Just as man does not live by bread alone, Christians, Buddhists, Muslims, and participants in any of the world’s religions have to eat. Moreover, they have to make decisions about what and how they eat, and resolve those decisions with their religious beliefs. Sarah Robinson, a CGU doctoral candidate in religion with a concentration in women’s studies in religion, is examining how religious communities are digesting this dilemma in the era of sustainable food.
Her dissertation, titled “Refreshing Religions with Edible Ethics: Local Agriculture and Sustainable Food in Muslim, Christian, and Buddhist Projects in the US,” focuses on three local-scale religious communities that are urging their laity to consume consciously. Specifically, Robinson is studying a Catholic community near New York City, a Buddhist community near San Francisco, and a Muslim community in Chicago, each trying to dress religious teachings with a sustainable eating ethos.
“I argue that they are doing praxis, combining religious concepts with consumption practices,” said Robinson. “I’m interested in the way this fusion happens. We have this global sustainable food movement that values local producers, reducing packaging, reducing the role of middle men, minimizing the industrialization of food production and distribution, and shortening the mileage food travels between where it’s produced and consumed; and its finding traction in some local religious communities. So how is a sense of religiosity being tied to sustainability, and then practically applied in relation to local food and agriculture?”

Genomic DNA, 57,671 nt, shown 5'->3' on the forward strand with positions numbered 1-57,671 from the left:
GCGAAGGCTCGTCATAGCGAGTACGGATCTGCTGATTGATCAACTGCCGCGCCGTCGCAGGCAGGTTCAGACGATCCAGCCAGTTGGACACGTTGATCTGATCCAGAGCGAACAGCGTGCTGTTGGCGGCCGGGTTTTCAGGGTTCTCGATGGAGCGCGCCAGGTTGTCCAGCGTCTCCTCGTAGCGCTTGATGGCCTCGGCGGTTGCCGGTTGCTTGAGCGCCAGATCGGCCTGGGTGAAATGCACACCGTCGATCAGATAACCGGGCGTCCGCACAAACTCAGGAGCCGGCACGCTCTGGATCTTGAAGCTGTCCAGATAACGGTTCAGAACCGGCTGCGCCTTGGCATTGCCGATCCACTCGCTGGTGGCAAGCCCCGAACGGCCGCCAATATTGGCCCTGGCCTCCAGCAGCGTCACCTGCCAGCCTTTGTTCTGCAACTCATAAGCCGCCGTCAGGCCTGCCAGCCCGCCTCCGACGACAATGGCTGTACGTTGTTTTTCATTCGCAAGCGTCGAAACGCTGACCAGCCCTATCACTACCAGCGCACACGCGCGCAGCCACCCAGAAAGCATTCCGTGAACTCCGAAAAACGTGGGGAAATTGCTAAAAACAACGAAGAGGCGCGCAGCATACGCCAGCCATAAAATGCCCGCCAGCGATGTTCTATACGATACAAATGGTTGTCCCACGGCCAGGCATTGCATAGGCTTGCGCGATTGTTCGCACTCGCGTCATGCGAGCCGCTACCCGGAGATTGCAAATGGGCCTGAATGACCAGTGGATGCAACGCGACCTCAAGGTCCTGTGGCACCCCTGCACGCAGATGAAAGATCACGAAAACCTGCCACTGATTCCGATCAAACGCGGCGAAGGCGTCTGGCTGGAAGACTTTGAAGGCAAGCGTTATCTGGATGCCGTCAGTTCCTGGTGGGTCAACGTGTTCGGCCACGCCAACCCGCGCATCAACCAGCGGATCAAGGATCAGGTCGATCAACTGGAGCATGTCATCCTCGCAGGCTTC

To find an answer, Robinson has visited these communities and conducted interviews with their leaders, trying to divine what aspects of the sustainable food movement are being expressed. What she has found is that though their approaches are unique (one focuses on sustainable meat distribution, while the other two are agriculturally based), there are some striking similarities.
“All three of the communities have public education aspects, both about their religion and a type of sustainable practice. They all produce educational materials that identify the confluence of their religious values with sustainability,” said Robinson. “They sow the seeds of a hopeful, community-based, local-scale agricultural model. They also place their work within dynamic religious perspectives and contexts of meaning.”
Helping Robinson in her efforts is the CGU Transdisciplinary Studies Dissertation Grant she received last year. “T-Grants,” as they are sometimes called, are awarded annually by the Transdisciplinary Studies Program to students who undertake dissertation research that involves three or more disciplines.
“The grant has been very supportive and so helpful,” said Robinson. “The majority of religion dissertations don’t include interviews and qualitative research methods; that whole process has been very much supported by the dissertation grant.”
Now that Robinson has compiled most of her data, she has begun the arduous process of tying it all together, and placing the work of each community group within the context of academic literature written on religion and ecology. When complete, Robinson hopes her dissertation will help illuminate how “religious and environmental movements overlap, how these projects define the importance of food and farming, and how they relate to each other cross-culturally and inter-religiously in the US,” offering a generous helping of soul food for thought.